By Dave Sebastian
Roadside inns are faring better than Ritz-Carltons as Americans start to travel again with loosened Covid-19 restrictions.
Though the pandemic has severely hurt the lodging industry overall, budget and midlevel hotels -- the kind often found just off the highway -- have taken a milder hit than many luxury hotels and resorts. Road trippers aren't the only ones checking in: Midrange and budget hotels are also housing more essential workers on the go.
A key measure of hotel performance, revenue per available room, plunged 80.6% for the second quarter at luxury hotels in the U.S., after a 21.3% decline in the first quarter, according to data analytics firm STR, owned by CoStar Group Inc. Budget hotels, by contrast, saw a 44.4% decline in the second quarter, after falling 13.3% in the first quarter, STR data show.
Though big hotel chains have seen steep declines this year due to the pandemic, their lower-priced hotels have generally fared better. Marriott International Inc., which recorded its largest loss ever for the June quarter, posted a 75.6% decline in revenue per available room at its North American limited-service hotels, which include Courtyard and Residence Inn. That was slightly better than the 93.3% decline at its North American luxury hotels, which include JW Marriott, Ritz-Carlton and W Hotels.
The average daily rate at Marriott's limited-service hotels in North America was $99.63, compared with $293.47 at luxury hotels. Much of Marriott, Hilton Worldwide Holdings Inc. and Hyatt Hotels Corp.'s occupancy before the pandemic came from business and group travel, including at luxury hotels in big cities.
Hyatt, which saw an 89.4% drop in revenue per available room for the second quarter from a year earlier, pointed to more spontaneous travel. Three-quarters of bookings at its select-service hotels are being made just four days out from the stay.
"This is the shortest transient booking window we have seen," Chief Executive Mark Hoplamazian said on a call with analysts.
Tony Rojas was FaceTiming one Friday night in August with four friends who were en route from Massachusetts to New Jersey for their annual Six Flags trip, which Mr. Rojas had never missed in the years before the pandemic.
Afraid of missing out, Mr. Rojas hopped in his car at 11 p.m. that night and drove 2 1/2 hours from Lancaster, Pa., to East Windsor, N.J., where he shared a Holiday Inn room with his friends for about $130 altogether.
"I basically didn't sleep because we were all excited," said Mr. Rojas, 27 years old.
InterContinental Hotels Group PLC, which oversees luxury hotels under its namesake and lower-priced hotels such as Holiday Inn, cited a positive impact from road travelers like Mr. Rojas as it reported an overall 75% decline in revenue per available room during the second quarter. The company expects business travel to pick up, thanks to meeting-dependent corporate sectors such as banking, Chief Executive Keith Barr said.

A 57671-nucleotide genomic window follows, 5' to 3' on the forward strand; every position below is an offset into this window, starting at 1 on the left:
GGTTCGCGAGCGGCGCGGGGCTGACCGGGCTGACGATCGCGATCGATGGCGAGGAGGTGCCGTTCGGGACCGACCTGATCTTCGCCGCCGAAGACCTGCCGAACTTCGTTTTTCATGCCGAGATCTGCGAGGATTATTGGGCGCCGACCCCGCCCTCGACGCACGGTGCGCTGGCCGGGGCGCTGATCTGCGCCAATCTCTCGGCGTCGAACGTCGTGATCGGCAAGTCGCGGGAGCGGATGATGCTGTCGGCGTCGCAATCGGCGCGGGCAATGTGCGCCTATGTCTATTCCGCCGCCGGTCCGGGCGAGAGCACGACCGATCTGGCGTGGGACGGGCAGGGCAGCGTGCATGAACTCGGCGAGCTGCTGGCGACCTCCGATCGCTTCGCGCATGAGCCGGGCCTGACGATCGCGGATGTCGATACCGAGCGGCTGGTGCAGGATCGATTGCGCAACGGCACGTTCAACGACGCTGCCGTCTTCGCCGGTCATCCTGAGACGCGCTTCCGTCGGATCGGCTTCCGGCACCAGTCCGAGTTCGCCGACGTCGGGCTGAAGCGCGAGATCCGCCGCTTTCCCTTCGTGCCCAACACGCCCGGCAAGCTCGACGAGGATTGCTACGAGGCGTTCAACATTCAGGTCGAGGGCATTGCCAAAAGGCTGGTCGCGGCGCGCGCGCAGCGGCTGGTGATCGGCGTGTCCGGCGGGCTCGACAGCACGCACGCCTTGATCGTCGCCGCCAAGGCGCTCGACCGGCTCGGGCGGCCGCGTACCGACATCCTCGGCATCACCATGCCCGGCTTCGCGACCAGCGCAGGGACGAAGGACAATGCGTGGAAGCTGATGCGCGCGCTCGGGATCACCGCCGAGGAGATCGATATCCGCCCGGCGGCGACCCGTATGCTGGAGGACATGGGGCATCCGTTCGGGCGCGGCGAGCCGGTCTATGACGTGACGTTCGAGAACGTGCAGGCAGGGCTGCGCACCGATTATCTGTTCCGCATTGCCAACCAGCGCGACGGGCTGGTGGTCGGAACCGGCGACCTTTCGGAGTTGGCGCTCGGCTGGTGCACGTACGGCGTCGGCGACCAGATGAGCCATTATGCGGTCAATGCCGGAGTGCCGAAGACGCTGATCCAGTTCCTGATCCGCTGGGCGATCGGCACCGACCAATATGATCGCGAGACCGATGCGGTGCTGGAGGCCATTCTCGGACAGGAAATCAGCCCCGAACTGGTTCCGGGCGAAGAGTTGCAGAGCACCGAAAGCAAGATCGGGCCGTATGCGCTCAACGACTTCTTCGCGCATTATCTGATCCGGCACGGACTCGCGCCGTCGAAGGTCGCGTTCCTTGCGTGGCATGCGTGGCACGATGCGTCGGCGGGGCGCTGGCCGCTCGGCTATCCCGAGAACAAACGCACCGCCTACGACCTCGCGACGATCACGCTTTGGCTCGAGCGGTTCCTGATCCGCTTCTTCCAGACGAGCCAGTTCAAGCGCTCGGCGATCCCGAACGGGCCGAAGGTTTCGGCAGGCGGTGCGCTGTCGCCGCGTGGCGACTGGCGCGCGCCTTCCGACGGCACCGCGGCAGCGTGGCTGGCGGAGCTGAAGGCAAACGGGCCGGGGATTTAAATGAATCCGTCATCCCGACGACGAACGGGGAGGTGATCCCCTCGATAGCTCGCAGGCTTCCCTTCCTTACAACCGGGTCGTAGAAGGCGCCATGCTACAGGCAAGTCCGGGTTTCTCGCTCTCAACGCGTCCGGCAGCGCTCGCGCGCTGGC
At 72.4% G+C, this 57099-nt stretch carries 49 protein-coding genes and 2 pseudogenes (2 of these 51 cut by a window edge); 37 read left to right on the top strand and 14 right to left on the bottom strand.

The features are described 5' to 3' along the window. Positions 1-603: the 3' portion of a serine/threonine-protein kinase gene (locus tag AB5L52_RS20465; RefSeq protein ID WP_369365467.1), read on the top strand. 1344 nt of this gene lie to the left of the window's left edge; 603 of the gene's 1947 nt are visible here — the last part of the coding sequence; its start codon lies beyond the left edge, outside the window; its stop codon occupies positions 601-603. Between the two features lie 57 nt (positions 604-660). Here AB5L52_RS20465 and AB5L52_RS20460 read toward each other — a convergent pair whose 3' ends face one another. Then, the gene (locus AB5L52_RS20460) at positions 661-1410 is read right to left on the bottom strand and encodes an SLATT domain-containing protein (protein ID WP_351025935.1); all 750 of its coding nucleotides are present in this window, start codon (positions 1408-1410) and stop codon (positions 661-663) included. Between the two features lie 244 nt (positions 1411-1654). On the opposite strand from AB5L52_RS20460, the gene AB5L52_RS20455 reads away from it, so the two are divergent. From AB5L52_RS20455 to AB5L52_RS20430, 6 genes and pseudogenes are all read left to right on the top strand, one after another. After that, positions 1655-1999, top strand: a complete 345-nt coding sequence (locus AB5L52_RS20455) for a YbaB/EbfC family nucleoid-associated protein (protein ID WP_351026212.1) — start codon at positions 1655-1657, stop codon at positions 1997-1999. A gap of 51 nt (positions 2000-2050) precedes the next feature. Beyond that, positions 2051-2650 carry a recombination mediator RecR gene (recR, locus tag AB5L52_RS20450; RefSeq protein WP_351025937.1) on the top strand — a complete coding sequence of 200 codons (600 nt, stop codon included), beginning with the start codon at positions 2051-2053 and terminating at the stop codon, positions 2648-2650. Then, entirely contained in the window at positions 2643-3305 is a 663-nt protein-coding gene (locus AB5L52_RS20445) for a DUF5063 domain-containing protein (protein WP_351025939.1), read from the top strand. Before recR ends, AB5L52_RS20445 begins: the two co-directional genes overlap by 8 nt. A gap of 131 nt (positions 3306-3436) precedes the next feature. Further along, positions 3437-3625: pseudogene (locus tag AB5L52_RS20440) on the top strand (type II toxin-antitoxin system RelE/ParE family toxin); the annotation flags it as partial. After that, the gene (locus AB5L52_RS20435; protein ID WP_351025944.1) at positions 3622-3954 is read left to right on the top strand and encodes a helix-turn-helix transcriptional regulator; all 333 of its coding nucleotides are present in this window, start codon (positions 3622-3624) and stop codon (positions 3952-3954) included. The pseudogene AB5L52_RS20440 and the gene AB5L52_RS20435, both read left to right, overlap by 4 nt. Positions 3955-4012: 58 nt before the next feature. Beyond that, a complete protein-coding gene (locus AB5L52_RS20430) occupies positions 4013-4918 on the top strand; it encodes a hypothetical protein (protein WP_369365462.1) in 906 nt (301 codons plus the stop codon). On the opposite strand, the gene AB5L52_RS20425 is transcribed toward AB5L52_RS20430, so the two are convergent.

"I think you'll see a slight resurgence of [business travel] coming into the fall," Mr. Barr said in an interview.
Choice Hotels International Inc., whose brands include Econo Lodge and Cambria Hotels, has more than 4,000 hotels within a mile of an interstate exit and 2,000 hotels near beaches and national parks in the U.S., making it suitable for outdoor activities that allow for social distancing.
It is attracting leisure travelers who "just want to get out of the house while staying closer to home," Chief Executive Patrick Pacious told analysts. The hotel franchiser sourced a quarter of its June revenue from customers who traveled less than 25 miles to a hotel, he said.
While much of corporate travel hasn't resumed, budget and midscale properties cater to a different kind of business travelers: essential workers.
Wyndham Hotels & Resorts Inc., which estimates that 90% of its U.S. hotels are in suburban, interstate or small metro markets, got 30% of its second-quarter bookings from those workers, Chief Executive Geoffrey Ballotti told analysts. They include medical personnel, government employees, construction and utility workers and truck drivers.
"We are also seeing increasing demand from the military, from the government, medical and small social segments like family reunions, birthdays, anniversaries and small weddings," Mr. Ballotti said.
Leisure travel usually tapers off after the summer as students return to school, but Marriott and Hilton expect families to continue making trips as they work and study remotely.
"You're going to see leisure trail off, as you always do, but I think a little less so," Hilton Chief Executive Christopher Nassetta said on a conference call. "It will take a little longer for that to bleed off because a lot of kids aren't going back to school -- or they are, but virtually."
While budget-friendly properties are performing better than others, there are some resorts and higher-end places that also benefited from road trips.
After Melody Van Ess's European cruise got canceled, she decided to road trip from Scottsdale, Ariz., to Yellowstone National Park and other sights. She and her husband paid about $5,000 to stay at five hotels from late July to early August, including a Hyatt in Salt Lake City, a Four Seasons in Jackson Hole, Wyo., and a lodge in Keystone, S.D., under Ascend Hotel Collection, a Choice Hotels brand.
"I'm going to travel the way I traveled before, understanding that most people are not serious about [wearing masks] as they should be," noting her biggest travel frustration. "I'm going to carry my Clorox, and I'm going to carry my wipes," said Ms. Van Ess.
Write to Dave Sebastian at email@example.com